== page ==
For D-Day, Two survivors sing a WWII foxhole song …

Bill and Babe

Bill and Babe

Two of the real life Band of Brothers, best friends Wild Bill Guarnere and Babe Heffron, sing “Mares Eat Oats.”  {My own mother sang this so often, it was impossible NOT to learn the song!]

William J. Guarnere (April 28th 1923 – March 8th 2014) and Edward James “Babe” Heffron (May 16th 1923 – December 1st 2013) were United States Army soldiers who fought in World War II with Easy Company, 2nd Battalion, 506th Parachute Infantry Regiment, in the U.S. Army’s 101st Airborne Division.

Easy Company, D-Day

Easy Company, D-Day

Guarnere was portrayed in the 2001 HBO miniseries Band of Brothers by Frank John Hughes, and Heffron was portrayed by Robin Laing.

“Mairzy Doats” is a novelty song composed in 1943, by Milton Drake, Al Hoffman and Jerry Livingston. It was first played on radio station WOR, New York, by Al Trace and his Silly Symphonists. The song made the pop charts several times, with a version by the Merry Macs reaching No. 1 in March 1944. The song was also a number one sheet music seller, with sales of over 450,000 within the first three weeks of release.

Easy Company's route.

Easy Company’s route.

The song’s refrain, as written on the sheet music, seems meaningless:

“Mairzy doats and dozy doats and liddle lamzy divey
A kiddley divey too, wooden shoe!”

However, the lyrics of the bridge provide a clue:

“If the words sound queer and funny to your ear, a little bit jumbled and jivey,
Sing ‘Mares eat oats and does eat oats and little lambs eat ivy’”.

This hint allows the ear to translate the final line as “[a] kid’ll eat ivy, too, wouldn’t you?”

CLICK ON IMAGES TO ENLARGE.

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Other D-Day posts of Pacific Paratrooper:

https://pacificparatrooper.wordpress.com/2015/06/06/d-day/

https://pacificparatrooper.wordpress.com/2013/06/06/june-6-d-day-in-art-2/

First Hand Accounts of ‘The Longest Day’ 

https://pacificparatrooper.wordpress.com/2014/06/09/intermission-stories-20/

https://pacificparatrooper.wordpress.com/2014/06/11/intermission-stories-21/

https://pacificparatrooper.wordpress.com/2014/06/11/intermission-stories-21/

https://pacificparatrooper.wordpress.com/2014/06/18/intermission-stories-23/

https://pacificparatrooper.wordpress.com/2014/06/23/intermission-stories-24/

https://pacificparatrooper.wordpress.com/2014/06/25/intermission-stories-25/

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Military Humor –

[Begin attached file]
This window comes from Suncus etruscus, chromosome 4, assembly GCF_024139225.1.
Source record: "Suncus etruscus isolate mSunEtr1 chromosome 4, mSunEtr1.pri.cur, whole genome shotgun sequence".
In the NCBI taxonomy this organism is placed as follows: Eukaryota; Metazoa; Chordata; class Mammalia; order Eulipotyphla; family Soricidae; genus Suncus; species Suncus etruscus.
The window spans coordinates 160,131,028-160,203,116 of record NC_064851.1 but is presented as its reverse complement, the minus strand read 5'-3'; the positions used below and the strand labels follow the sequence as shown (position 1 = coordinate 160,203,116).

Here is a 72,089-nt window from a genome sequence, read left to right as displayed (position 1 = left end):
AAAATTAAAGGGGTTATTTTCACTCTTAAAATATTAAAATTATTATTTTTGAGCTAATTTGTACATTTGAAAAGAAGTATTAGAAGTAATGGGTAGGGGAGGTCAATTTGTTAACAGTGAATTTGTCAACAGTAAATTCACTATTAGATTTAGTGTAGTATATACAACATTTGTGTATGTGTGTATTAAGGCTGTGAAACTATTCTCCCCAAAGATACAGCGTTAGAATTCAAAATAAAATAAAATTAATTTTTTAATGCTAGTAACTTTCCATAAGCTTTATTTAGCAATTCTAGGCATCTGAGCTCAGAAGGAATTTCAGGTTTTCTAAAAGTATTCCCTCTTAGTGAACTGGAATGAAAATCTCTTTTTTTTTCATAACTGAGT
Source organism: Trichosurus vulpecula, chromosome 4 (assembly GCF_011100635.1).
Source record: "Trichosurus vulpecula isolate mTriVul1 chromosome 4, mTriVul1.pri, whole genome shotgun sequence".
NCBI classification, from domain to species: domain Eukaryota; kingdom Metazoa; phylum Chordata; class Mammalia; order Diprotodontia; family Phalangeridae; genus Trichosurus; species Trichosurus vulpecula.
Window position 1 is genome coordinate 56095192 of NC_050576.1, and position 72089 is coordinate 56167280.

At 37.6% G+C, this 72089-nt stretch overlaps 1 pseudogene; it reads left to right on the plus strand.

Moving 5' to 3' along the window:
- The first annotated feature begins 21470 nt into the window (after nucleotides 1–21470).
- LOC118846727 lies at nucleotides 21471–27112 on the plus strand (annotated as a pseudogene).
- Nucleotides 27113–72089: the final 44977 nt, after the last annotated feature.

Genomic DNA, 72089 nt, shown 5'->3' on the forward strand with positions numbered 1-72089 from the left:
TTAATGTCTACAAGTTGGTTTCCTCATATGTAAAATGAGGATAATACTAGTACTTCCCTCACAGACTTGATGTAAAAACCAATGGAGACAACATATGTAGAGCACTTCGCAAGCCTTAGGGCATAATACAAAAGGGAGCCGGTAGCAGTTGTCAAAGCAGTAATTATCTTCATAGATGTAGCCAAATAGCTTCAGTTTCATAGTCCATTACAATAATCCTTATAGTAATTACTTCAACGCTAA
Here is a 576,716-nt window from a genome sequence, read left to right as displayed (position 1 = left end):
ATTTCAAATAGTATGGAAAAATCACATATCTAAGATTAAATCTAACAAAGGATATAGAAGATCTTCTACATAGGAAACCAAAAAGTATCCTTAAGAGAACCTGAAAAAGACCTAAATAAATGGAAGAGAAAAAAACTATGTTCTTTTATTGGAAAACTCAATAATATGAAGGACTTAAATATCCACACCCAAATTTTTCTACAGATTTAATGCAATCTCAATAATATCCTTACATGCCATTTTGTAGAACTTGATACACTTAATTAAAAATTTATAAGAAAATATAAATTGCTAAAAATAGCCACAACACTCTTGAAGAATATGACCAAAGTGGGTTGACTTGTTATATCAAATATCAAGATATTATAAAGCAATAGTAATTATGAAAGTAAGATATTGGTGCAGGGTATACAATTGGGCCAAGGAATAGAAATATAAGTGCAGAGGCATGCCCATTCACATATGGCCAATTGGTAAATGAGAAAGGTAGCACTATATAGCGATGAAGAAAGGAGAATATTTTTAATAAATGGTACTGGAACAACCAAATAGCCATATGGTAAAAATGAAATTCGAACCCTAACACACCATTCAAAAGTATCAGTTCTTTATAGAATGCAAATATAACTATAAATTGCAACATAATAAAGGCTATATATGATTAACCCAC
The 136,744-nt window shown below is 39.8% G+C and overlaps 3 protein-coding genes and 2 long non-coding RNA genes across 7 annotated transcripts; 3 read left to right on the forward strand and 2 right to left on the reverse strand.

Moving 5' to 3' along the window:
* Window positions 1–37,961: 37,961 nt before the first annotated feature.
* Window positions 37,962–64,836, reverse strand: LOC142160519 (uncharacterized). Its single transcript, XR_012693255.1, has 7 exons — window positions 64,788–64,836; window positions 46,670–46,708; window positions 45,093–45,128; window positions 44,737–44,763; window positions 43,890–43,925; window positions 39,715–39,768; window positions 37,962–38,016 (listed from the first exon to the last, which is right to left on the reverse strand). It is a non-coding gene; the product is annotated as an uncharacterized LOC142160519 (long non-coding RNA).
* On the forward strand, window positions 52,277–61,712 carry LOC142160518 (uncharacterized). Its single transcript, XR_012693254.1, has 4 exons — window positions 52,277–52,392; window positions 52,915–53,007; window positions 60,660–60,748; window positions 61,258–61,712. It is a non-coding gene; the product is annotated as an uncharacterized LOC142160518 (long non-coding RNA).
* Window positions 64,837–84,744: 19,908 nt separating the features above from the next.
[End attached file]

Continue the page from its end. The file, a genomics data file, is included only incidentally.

Humor 001 (640x327)

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Farewell Salutes –

Christine Armstrong – Twentynine Palms, CA; US Army, 1st Cavalry Div., Spec., Texas flood

Brandon Banner – Milton, FL; US Army, 1st Cavalry, Pfc., Texas floodMemorial Day Image

Howard Brisbane – New Orleans, LA; USMC, WWII, PTO, Pharmacist’s mate, 8th Marines, KIA (Tarawa)

Joseph Stanley Cikan – Brookfield, IL; US Air Force, MSgt.

Miguel Colonvasquez – Brooklyn, NY; US Army, Iraq, Afghanistan, 1st Cavalry, SSgt. Texas flood

Isaac Deleon – San Angelo, TX; US Army, 1st Cavalry, Pvt., Texas flood

Zachery Fuller – Palmetto, FL; US Army, 1st Cavalry, Pfc., Texas flood

Eddy Gates – Dunn, NC; US Army, 1st Cavalry, Pvt., Texas flood

Tysheena James – Jersey City, NJ; US Army, 1st Cavalry, Pvt., Texas flood

Jeff Kuss – Durango, CO; USMC, Afghanistan, Blue Angels, Captain, pilot

Mary Elizabeth Palmer – Little Rock, AK; US Navy WAVE, WWII

Mitchel Winey – Valparaiso, IN; US Army West Point Cadet, 1st Regiment, Texas flood

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About GP Cox

Everett Smith served with the Headquarters Company, 187th Regiment, 11th A/B Division during WWII. This site is in tribute to my father, "Smitty." GPCox is a member of the 11th Airborne Association. Member # 4511 and extremely proud of that fact!

Posted on June 6, 2016, in Uncategorized, WWII and tagged , , , , , , , , , , . Bookmark the permalink. 110 Comments.

  1. Legends, can’t help but smile listening to them. Lest We Forget the fallen. I’m curious GP what were the specifics of Texas flood? A recent national disaster where sadly those lives were lost?

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  2. Some things should just never be forgotten….

    Liked by 1 person

  3. How delightful to hear two old friends once again sing a song they had shared long ago. I never did understand the words to that song, but I remember trying to sing it and the tune plays on in my mind.

    Liked by 1 person

  4. Reblogged this on quirkywritingcorner and commented:
    I remember that song, but I haven’t heard it in years. ~ Connie

    Liked by 1 person

    • Thank you for helping me to keep this generation in the public eye. This song brought back many memories for so many readers – I can only wish I found the article sooner.

      Like

  5. Can I submit a name to Farewell Salutes? We lost my uncle yesterday, a WWII Navy vet who served on the PCE-897: Walter J Weyres

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    • Anyone who served, regardless of date of passing – anytime, Ned. Can you give me where Mr. Weyres grew up or just the state and/or country? He shall appear in tomorrow’s post. Please accept my sincerest sympathies for your loss – the entire world’s loss.